The goal of Project Pink Tank is to improve our understanding of diver health among breast cancer survivors. The knowledge gained will be used to create a platform for future research and dive medicine consensus conferences.
We are currently working through the data analysis from our questionnaire on diver health among breast cancer survivors. Your participation has helped researchers improve their understanding of the benefits and potential health issues for breast cancer survivors who scuba dive. We are beginning our fundraising effort to follow post-dive health outcomes of breast cancer survivors in their own diving practice. If you are interested in participating, please check back often.
Background and Significance
Over her lifetime, a woman has a 1 in 8 chance of developing breast cancer. At present, there are over 2.5 million breast cancer survivors in the United States, and this population is expected to continue to grow at an exponential rate. As the number of breast cancer survivors continues to increase, so does their presence in the recreational scuba diving community. In 2000, over one third of all PADI certified scuba divers were female(1), and this proportion has remained consistent among new certifications over the past seven years(2). Alongside previously scuba certified women who continue to dive following breast cancer recovery, support groups have also developed to introduce breast cancer survivors to scuba diving as a means of physical and mental wellness. However, despite the increasing prevalence of breast cancer survivors in the scuba community, our understanding of diver health among cancer survivors has yet to be addressed in a comprehensive manner(3).
The goal of Project Pink Tank is to improve our understanding of the potential mental and physical benefits, and long term effects of cancer therapy, on diver behavior and health. For the first phase of the project, certified breast cancer survivors will be surveyed using a web-based questionnaire for information on their diving experience, diver health status, and history specific to diving and their cancer diagnosis/treatment. The survey results will be used to create a database of diver health questions to be addressed through future research and consensus forums.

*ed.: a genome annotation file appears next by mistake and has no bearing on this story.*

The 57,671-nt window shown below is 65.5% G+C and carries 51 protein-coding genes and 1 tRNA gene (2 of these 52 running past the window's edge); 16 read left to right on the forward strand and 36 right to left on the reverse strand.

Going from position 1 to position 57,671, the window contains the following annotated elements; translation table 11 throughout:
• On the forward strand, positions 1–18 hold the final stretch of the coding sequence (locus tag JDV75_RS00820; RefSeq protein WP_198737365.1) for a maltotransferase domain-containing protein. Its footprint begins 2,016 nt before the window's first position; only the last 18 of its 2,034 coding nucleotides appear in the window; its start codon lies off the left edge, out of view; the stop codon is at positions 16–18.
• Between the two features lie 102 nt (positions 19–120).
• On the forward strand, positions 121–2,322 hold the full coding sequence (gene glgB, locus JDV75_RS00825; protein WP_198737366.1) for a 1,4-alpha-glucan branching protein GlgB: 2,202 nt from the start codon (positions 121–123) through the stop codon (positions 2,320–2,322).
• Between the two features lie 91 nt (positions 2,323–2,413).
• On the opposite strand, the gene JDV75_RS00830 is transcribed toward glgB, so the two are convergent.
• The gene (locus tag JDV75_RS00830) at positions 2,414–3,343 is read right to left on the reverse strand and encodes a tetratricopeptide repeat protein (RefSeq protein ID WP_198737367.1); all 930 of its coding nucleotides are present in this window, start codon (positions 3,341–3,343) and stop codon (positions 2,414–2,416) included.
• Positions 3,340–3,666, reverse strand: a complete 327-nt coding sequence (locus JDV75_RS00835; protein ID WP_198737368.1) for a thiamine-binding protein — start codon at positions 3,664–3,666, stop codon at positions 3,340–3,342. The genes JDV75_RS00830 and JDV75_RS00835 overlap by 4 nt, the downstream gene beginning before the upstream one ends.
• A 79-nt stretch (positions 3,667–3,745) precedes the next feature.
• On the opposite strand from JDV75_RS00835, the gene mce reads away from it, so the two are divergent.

The second phase of the study will involve assessment of post-dive health outcome data among breast cancer survivors and healthy, age-matched female controls on an observational basis. Scuba certified volunteers will be outfitted with computers from VR Technology to be worn during their diving excursions. In addition to collecting individual dive profiles, these computers will incorporate a newly developed interface to collect post-dive measure of outcome data as described by the Diver Health Outcome assessment(4).
All data will be analyzed by Duke Dive Medicine research personnel to assess correlation between method(s) of treatment, length of time post-treatment, and diver health issues or outcomes.
We finished the Duke Medical Center Institutional Review Board (IRB) waiver to begin collecting survey data in July, 2011. The survey was launched on September 30, 2011 with the support of PADI, Duke Dive Medicine, and VR Technology. The survey tool was taken offline on February 1, 2012 and the data is being analyzed for publication later this year. Fundraising has begun for Phase II so please consider a donation.
1. Cook, S. Women’s Health and Scuba Diving. Retrieved January 20, 2011
2. PADI. PADI Statistics. Retrieved January 22, 2011
3. Gowen, L. Diving After Breast Cancer: Here’s A Look At DAN’s Survey. Alert Diver March/April 2004; Divers Alert Network. Retrieved January 22, 2011
4. Doolette, D. Psychometric testing of a health survey for field reporting of decompression outcome. Undersea Hyperb Med. 2000 Fall; 27(3) :137 – 142
DUHS IRB Pro#00031790